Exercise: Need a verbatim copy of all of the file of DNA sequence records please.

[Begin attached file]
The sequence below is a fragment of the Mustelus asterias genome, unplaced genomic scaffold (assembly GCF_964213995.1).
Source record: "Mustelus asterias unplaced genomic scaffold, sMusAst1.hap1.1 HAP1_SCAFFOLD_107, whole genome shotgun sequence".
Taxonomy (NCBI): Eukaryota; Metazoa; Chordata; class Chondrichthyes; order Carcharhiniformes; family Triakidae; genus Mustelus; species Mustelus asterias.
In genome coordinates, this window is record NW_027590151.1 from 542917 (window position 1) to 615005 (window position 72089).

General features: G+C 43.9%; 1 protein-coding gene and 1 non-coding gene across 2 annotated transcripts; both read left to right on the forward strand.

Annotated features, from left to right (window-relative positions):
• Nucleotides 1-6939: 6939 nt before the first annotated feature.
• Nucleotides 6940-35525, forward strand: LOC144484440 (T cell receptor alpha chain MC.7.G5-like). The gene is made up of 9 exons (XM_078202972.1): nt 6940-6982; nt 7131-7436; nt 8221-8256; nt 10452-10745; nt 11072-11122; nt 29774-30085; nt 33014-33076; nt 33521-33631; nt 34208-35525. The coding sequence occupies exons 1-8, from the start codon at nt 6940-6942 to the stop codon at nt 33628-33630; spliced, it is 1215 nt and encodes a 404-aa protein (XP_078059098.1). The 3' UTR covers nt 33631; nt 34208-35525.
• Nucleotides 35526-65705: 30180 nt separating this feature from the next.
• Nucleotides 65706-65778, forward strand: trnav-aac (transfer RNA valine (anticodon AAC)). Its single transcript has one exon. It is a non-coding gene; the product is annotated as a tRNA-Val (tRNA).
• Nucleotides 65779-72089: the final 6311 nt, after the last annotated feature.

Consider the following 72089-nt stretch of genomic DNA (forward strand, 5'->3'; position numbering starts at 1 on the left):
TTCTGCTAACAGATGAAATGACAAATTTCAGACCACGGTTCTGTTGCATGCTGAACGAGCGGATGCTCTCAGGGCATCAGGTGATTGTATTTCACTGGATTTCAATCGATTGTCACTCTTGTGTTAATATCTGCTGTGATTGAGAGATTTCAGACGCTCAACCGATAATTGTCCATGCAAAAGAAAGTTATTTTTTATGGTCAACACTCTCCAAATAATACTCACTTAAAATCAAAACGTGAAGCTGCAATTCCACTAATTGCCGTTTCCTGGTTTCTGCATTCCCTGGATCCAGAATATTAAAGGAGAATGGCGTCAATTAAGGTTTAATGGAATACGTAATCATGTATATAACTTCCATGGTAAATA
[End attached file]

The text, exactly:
The sequence below is a fragment of the Mustelus asterias genome, unplaced genomic scaffold (assembly GCF_964213995.1).
Source record: "Mustelus asterias unplaced genomic scaffold, sMusAst1.hap1.1 HAP1_SCAFFOLD_107, whole genome shotgun sequence".
Taxonomy (NCBI): Eukaryota; Metazoa; Chordata; class Chondrichthyes; order Carcharhiniformes; family Triakidae; genus Mustelus; species Mustelus asterias.
In genome coordinates, this window is record NW_027590151.1 from 542917 (window position 1) to 615005 (window position 72089).

General features: G+C 43.9%; 1 protein-coding gene and 1 non-coding gene across 2 annotated transcripts; both read left to right on the forward strand.

Annotated features, from left to right (window-relative positions):
• Nucleotides 1-6939: 6939 nt before the first annotated feature.
• Nucleotides 6940-35525, forward strand: LOC144484440 (T cell receptor alpha chain MC.7.G5-like). The gene is made up of 9 exons (XM_078202972.1): nt 6940-6982; nt 7131-7436; nt 8221-8256; nt 10452-10745; nt 11072-11122; nt 29774-30085; nt 33014-33076; nt 33521-33631; nt 34208-35525. The coding sequence occupies exons 1-8, from the start codon at nt 6940-6942 to the stop codon at nt 33628-33630; spliced, it is 1215 nt and encodes a 404-aa protein (XP_078059098.1). The 3' UTR covers nt 33631; nt 34208-35525.
• Nucleotides 35526-65705: 30180 nt separating this feature from the next.
• Nucleotides 65706-65778, forward strand: trnav-aac (transfer RNA valine (anticodon AAC)). Its single transcript has one exon. It is a non-coding gene; the product is annotated as a tRNA-Val (tRNA).
• Nucleotides 65779-72089: the final 6311 nt, after the last annotated feature.

Consider the following 72089-nt stretch of genomic DNA (forward strand, 5'->3'; position numbering starts at 1 on the left):
TTCTGCTAACAGATGAAATGACAAATTTCAGACCACGGTTCTGTTGCATGCTGAACGAGCGGATGCTCTCAGGGCATCAGGTGATTGTATTTCACTGGATTTCAATCGATTGTCACTCTTGTGTTAATATCTGCTGTGATTGAGAGATTTCAGACGCTCAACCGATAATTGTCCATGCAAAAGAAAGTTATTTTTTATGGTCAACACTCTCCAAATAATACTCACTTAAAATCAAAACGTGAAGCTGCAATTCCACTAATTGCCGTTTCCTGGTTTCTGCATTCCCTGGATCCAGAATATTAAAGGAGAATGGCGTCAATTAAGGTTTAATGGAATACGTAATCATGTATATAACTTCCATGGTAAATA